Chicago: An Interview with Artist Mychaelyn Michalec
Following the Chicago edition of The Other Art Fair, we interviewed a few artists to get to know them better.
Meet Mychaelyn Michalec, an artist whose paintings depict ultramodern matters of domestic life. Her work has been exhibited internationally and is included in both private and public collections. Most recently she completed a fellowship at the Golden Foundation for the Arts in New Berlin, NY.
“My work is about those small moments that linger.”
What are the major themes you pursue in your work?
Social media has idealized family life, but I try to depict moments of both simultaneous disconnect and connection. Painting for me is both an embrace of and resistance to domestic life. There is a saccharine image of family life depicted in pop culture. However, the dichotomy of the family is emotional closeness yet frequently, missed connections. Often, someone’s attention is pulled away by technology as they check their phone, watch TV, or are simply lost in thought. When you connect to some things, you disconnect from others, those choices shape our lives.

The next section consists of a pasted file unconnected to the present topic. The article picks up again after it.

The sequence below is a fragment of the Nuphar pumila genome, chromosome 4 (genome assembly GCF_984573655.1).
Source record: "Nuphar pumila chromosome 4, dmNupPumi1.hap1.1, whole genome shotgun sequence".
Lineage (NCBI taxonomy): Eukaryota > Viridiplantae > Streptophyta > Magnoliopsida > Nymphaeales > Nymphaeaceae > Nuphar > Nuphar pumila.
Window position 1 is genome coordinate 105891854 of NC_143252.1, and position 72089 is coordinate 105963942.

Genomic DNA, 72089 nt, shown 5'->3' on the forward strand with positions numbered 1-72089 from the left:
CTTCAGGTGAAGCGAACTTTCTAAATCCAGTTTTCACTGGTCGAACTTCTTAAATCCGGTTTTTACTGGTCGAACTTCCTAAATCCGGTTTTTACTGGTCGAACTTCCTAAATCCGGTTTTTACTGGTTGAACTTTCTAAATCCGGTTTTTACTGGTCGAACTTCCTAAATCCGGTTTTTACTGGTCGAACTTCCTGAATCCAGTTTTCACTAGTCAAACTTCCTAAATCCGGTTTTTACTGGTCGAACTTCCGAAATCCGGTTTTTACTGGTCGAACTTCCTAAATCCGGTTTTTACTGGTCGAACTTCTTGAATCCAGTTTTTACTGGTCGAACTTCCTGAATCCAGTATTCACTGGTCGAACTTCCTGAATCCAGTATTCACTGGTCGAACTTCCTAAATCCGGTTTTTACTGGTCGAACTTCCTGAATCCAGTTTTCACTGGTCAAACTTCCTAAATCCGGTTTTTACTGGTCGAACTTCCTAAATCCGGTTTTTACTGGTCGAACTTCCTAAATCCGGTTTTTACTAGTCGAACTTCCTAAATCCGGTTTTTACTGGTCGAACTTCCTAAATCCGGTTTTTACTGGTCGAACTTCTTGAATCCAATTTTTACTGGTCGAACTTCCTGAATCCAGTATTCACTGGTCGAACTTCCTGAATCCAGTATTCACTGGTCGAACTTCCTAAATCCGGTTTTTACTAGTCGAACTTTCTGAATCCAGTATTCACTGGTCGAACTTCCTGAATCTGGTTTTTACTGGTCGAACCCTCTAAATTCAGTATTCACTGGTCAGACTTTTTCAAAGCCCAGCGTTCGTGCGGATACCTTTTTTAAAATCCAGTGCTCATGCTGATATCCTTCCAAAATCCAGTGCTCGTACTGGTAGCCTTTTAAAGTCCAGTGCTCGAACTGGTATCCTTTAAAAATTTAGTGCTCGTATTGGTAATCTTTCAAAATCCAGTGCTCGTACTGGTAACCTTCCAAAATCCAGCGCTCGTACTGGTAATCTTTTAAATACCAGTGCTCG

Can you walk us through your process?
Creating large scale paintings (some 7 feet tall), I use family life as a reference. Documenting life covertly, I use my phone’s camera to capture our relationships with each other and daily life. I use those photos to create drawings which I project at a large scale into my paintings.
What was the best piece of advice given to you as an artist?
Reading John Berger- “We never look at just one thing; we are always looking at the relationship between things and ourselves.”